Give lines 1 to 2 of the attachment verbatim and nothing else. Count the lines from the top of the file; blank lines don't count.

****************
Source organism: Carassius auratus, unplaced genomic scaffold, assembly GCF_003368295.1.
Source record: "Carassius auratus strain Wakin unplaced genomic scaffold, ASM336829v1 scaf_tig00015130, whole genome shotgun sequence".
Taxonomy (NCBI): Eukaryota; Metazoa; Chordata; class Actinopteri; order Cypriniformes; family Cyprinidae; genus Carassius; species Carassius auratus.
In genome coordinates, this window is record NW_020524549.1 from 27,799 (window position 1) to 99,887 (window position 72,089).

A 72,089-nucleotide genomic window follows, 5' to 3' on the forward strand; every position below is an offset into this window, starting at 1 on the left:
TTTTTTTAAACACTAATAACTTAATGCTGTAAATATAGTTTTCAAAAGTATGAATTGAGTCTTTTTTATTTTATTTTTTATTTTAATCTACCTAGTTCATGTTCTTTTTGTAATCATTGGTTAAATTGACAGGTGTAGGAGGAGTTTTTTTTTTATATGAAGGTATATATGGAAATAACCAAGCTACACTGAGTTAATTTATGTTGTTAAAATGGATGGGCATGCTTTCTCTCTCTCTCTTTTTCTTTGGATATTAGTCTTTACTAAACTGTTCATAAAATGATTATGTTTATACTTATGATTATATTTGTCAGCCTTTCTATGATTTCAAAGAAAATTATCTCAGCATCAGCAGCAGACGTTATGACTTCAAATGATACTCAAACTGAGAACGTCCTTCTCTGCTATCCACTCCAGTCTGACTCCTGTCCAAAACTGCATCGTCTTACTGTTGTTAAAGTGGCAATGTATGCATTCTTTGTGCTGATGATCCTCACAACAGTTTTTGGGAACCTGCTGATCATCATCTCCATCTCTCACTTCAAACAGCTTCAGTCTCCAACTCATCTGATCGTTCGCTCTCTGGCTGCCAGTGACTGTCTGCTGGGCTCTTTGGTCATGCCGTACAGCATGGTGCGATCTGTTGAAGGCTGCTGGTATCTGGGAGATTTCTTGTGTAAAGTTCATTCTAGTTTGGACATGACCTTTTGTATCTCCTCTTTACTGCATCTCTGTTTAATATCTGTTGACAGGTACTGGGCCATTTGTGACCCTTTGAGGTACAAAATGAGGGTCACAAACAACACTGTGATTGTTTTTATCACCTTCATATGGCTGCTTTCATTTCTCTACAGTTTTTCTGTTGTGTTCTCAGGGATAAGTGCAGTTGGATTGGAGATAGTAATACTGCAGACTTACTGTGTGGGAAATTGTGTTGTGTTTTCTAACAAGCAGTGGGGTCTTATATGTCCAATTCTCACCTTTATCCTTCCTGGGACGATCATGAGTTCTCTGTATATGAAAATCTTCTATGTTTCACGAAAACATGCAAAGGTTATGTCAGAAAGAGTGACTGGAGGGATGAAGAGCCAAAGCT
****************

Source organism: Carassius auratus, unplaced genomic scaffold, assembly GCF_003368295.1.
Source record: "Carassius auratus strain Wakin unplaced genomic scaffold, ASM336829v1 scaf_tig00015130, whole genome shotgun sequence".